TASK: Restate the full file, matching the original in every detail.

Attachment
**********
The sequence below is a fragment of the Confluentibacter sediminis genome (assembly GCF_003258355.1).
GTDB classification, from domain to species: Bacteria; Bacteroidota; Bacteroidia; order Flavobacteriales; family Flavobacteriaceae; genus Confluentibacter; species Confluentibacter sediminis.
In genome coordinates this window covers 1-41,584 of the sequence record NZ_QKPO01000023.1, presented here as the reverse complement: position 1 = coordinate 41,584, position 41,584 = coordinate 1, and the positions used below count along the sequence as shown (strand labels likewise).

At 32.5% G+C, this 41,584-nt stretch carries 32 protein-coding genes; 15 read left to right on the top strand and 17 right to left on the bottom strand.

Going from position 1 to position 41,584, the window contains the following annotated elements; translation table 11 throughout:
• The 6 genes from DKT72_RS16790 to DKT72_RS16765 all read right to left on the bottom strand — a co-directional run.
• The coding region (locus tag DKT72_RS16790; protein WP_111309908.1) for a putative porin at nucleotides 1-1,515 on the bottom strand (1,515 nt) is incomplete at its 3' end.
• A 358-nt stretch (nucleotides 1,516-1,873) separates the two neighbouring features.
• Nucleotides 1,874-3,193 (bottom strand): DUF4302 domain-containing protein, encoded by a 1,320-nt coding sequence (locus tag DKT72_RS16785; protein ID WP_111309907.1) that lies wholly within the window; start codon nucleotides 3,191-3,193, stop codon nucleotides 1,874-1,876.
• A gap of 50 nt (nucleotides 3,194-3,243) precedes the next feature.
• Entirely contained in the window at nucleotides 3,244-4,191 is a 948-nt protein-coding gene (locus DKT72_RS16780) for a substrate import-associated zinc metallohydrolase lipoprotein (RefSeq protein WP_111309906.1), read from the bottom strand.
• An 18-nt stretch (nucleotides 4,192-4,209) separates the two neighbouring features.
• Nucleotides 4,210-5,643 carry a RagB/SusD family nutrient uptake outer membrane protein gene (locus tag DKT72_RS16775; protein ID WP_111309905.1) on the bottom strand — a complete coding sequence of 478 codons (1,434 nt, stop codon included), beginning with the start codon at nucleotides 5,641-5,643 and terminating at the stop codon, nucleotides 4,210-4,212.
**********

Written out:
The sequence below is a fragment of the Confluentibacter sediminis genome (assembly GCF_003258355.1).
GTDB classification, from domain to species: Bacteria; Bacteroidota; Bacteroidia; order Flavobacteriales; family Flavobacteriaceae; genus Confluentibacter; species Confluentibacter sediminis.
In genome coordinates this window covers 1-41,584 of the sequence record NZ_QKPO01000023.1, presented here as the reverse complement: position 1 = coordinate 41,584, position 41,584 = coordinate 1, and the positions used below count along the sequence as shown (strand labels likewise).

At 32.5% G+C, this 41,584-nt stretch carries 32 protein-coding genes; 15 read left to right on the top strand and 17 right to left on the bottom strand.

Going from position 1 to position 41,584, the window contains the following annotated elements; translation table 11 throughout:
• The 6 genes from DKT72_RS16790 to DKT72_RS16765 all read right to left on the bottom strand — a co-directional run.
• The coding region (locus tag DKT72_RS16790; protein WP_111309908.1) for a putative porin at nucleotides 1-1,515 on the bottom strand (1,515 nt) is incomplete at its 3' end.
• A 358-nt stretch (nucleotides 1,516-1,873) separates the two neighbouring features.
• Nucleotides 1,874-3,193 (bottom strand): DUF4302 domain-containing protein, encoded by a 1,320-nt coding sequence (locus tag DKT72_RS16785; protein ID WP_111309907.1) that lies wholly within the window; start codon nucleotides 3,191-3,193, stop codon nucleotides 1,874-1,876.
• A gap of 50 nt (nucleotides 3,194-3,243) precedes the next feature.
• Entirely contained in the window at nucleotides 3,244-4,191 is a 948-nt protein-coding gene (locus DKT72_RS16780) for a substrate import-associated zinc metallohydrolase lipoprotein (RefSeq protein WP_111309906.1), read from the bottom strand.
• An 18-nt stretch (nucleotides 4,192-4,209) separates the two neighbouring features.
• Nucleotides 4,210-5,643 carry a RagB/SusD family nutrient uptake outer membrane protein gene (locus tag DKT72_RS16775; protein ID WP_111309905.1) on the bottom strand — a complete coding sequence of 478 codons (1,434 nt, stop codon included), beginning with the start codon at nucleotides 5,641-5,643 and terminating at the stop codon, nucleotides 4,210-4,212.